Ironically, it was another Twentieth Century Fox action picture that gave me the hook I needed for Sewer, Gas. In 1988 Fox released Die Hard; the plot, which was original at the time, had Bruce Willis as an off-duty policeman playing a game of cat and mouse with a gang of heavily-armed thieves. I enjoyed Die Hard immensely and must have seen it half a dozen times while it was still in theaters. Around my third or fourth time through—after I had memorized all the fight scenes—I noticed something funny about the casting.
There’s a type of character in Hollywood movies that my friend Stuie Brinegar refers to as “the Amusing Black Man.” The Amusing Black Man is a comic bit player who happens to be African American. Sometimes he is a true clown; sometimes he is just put-upon, like the dreadlocked Jaguar driver whose car Keanu Reeves commandeers and wrecks in Speed. Whichever, the Amusing Black Man is typically the only black man in the entire story, and that’s the problem—while there’s nothing wrong with minor comic roles, there is something wrong with ethnic typecasting.*
What made Die Hard so remarkable, once I bothered to notice, was just how many Amusing Black Men it had in it. Most films limit themselves to one or two. Die Hard has five. There’s Argyle, the limo driver named after a sock, who plays his stereo so loud that he can’t hear machine guns tearing up a police car directly behind him; there’s Theo, the thieves’ computer expert, who cracks sports jokes while his colleagues are killing cops; there’s F.B.I. Agent Johnson, whose Caucasian partner is also named Johnson, leading to the inevitable joke “I’m Agent Johnson. This is Special Agent Johnson. No relation.” (More humor: in the end credits the two characters are listed as “Big Johnson” and “Little Johnson.” Get it?); there’s a nameless black SWAT team member who has a close encounter with a thorn bush. And then there’s Officer Al Powell, who starts out as an Amusing Black Man but later graduates to Tonto status.
Of all the Black Men, it was Officer Powell I felt sorriest for. Like the original Tonto, Powell clearly had the heart to be a hero—he saves Bruce Willis’s life in the last reel—but fate and the screenplay had conspired to keep him a sidekick, a glorified cheerleader (“You hang in there, man,” he croons to Willis over the radio during a tense moment. “You hang in there.”). It occurred to me that he might resent this, and in an idle moment I imagined him, gun in hand, bursting into a room full of white screenwriters to take his revenge: “Hang in there, man”…BANG!…”I’m with you, man”…BANG!
This struck me as a good scene for a novel; I’ve always liked stories in which fictional characters take on a life of their own. I turned it into a what-if scenario: What if, sometime in the near future, a special effects company came out with a line of androids designed to look and act like Amusing Black Men? What if these androids got fed up with their stereotyped roles and turned on their creators?
It sounded promising, but there was one obvious problem with the idea: If any American company dared to market a product called the Amusing Black Man, about two seconds later a whole host of real black men—angry, not amused—would descend on that company like God’s wrath. This led to a second what-if scenario: What if there were no more real black men? What if all the real black people in the world somehow came to be replaced by an artificial, Hollywood-inspired version? And what if…hmm…what if white people didn’t really mind?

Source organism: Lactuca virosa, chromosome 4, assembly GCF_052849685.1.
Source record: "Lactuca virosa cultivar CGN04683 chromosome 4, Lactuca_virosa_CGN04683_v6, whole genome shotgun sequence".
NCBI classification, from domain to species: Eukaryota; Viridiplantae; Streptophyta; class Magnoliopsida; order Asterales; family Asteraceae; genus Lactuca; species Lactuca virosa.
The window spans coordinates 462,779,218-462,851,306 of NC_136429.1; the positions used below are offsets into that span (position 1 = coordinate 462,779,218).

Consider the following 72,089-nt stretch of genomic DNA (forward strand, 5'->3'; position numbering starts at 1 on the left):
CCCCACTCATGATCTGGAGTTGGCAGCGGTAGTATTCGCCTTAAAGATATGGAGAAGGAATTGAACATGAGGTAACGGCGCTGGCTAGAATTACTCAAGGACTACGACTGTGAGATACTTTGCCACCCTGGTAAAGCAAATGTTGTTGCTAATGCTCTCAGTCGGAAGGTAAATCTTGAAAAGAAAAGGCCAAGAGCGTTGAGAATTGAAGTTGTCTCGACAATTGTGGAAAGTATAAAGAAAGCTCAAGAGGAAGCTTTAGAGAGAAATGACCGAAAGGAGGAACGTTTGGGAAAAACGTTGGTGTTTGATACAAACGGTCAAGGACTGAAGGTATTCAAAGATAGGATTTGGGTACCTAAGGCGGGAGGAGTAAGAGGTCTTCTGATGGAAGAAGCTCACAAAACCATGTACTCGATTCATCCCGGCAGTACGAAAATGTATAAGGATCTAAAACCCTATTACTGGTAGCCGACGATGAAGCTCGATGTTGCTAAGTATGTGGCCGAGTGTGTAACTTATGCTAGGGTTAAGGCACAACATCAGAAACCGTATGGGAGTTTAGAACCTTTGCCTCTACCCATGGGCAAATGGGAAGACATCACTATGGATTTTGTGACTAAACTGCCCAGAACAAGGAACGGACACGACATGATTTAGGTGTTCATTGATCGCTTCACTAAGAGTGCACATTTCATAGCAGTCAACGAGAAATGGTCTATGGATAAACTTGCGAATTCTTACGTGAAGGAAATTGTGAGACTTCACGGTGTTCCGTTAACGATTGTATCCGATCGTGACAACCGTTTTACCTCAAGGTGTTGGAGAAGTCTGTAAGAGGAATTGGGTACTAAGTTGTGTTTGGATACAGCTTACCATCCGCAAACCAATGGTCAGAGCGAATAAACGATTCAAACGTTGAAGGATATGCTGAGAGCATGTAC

In the years since I started working on Sewer, Gas, a number of folks—most of them white—have suggested to me that this is not a tasteful line of speculation. Probably not; but I knew from the first that it was an excellent hook.
III. The New World Order
Very early in Sewer, Gas’s evolution, my idea about the Amusing Black androids—who came to be called Electric Negroes in the novel—met up with another notion I’d been toying with, that of writing a satire of Ayn Rand’s Atlas Shrugged. The connection is not obvious: though Rand held some controversial views on racial politics (she condemned the 1964 Civil Rights Act as “the worst breach of property rights in the sorry record of American history”), race relations were never a fundamental issue for her, and do not figure in her fiction at all. Still, I thought I sensed a thematic link between my stereotyped automatons and Rand’s vision of a capitalist utopia.
Like Joan Fine in Sewer, Gas, I first read Atlas Shrugged when I was in college. Though I eventually grew to love Atlas, warts and all, my initial reaction was much more ambivalent. No question, it was a fun read: as a Protestant minister’s son I am partial to apocalypses anyway, and Rand’s plot kept me riveted, even though I figured out fairly quickly how it had to end. Her political and ethical beliefs were more vexing: not so much the beliefs themselves, at least some of which I grudgingly came to admit had merit, but rather the way in which she presented them. Despite her reputation as a champion of reason, Rand came across to me as a demagogue and a bully, as much propagandist as philosopher. Logic alone wasn’t really enough for her: she shored up her arguments with name-calling and a healthy dose of emotional manipulation. Most troublesome of all, she seemed to be pushing a secular version of inerrantism.